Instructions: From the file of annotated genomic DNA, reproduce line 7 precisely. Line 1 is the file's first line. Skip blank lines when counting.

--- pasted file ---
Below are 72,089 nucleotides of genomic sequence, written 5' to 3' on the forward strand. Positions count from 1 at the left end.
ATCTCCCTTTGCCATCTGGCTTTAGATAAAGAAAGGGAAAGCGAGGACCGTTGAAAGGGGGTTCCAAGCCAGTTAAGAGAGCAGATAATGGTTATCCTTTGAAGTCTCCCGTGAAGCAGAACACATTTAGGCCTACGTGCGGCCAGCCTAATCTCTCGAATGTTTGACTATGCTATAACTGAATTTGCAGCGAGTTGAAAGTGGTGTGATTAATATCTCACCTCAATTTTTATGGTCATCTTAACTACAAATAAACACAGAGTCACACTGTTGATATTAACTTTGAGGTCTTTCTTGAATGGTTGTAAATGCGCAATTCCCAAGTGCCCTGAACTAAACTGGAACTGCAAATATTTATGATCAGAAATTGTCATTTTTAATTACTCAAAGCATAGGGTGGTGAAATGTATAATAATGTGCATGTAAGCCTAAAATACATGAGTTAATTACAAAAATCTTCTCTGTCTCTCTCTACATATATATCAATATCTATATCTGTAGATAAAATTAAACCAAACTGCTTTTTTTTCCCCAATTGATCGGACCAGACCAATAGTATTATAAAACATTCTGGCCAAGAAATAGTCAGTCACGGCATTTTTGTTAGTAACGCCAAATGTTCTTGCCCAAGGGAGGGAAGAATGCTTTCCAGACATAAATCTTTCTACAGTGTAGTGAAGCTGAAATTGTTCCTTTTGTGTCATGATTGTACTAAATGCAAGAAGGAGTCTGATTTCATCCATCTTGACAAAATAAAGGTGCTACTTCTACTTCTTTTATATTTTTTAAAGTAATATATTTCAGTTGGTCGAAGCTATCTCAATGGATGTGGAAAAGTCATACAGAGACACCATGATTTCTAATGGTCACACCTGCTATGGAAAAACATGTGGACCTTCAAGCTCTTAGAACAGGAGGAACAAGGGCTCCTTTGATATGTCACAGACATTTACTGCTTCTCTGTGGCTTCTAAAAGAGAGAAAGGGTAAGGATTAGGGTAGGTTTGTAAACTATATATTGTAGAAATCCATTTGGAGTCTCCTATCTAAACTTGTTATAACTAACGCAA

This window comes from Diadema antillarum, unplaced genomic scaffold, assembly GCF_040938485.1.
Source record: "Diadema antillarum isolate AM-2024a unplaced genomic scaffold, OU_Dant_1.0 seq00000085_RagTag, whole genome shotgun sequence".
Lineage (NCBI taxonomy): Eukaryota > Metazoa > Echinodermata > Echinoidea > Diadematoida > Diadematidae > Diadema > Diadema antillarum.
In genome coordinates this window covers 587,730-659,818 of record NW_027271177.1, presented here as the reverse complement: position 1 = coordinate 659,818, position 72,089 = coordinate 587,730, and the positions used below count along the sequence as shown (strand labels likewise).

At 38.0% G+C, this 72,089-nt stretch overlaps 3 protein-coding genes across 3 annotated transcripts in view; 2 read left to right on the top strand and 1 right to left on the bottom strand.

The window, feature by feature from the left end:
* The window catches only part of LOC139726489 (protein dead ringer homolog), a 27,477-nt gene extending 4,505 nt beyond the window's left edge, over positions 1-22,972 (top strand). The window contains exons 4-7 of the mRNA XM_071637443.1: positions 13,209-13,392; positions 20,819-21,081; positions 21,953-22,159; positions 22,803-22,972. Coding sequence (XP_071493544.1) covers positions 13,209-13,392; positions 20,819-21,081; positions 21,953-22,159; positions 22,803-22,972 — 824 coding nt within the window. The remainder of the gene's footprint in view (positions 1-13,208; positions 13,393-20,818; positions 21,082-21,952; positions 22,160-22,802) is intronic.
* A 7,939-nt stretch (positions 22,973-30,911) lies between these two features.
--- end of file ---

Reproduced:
At 38.0% G+C, this 72,089-nt stretch overlaps 3 protein-coding genes across 3 annotated transcripts in view; 2 read left to right on the top strand and 1 right to left on the bottom strand.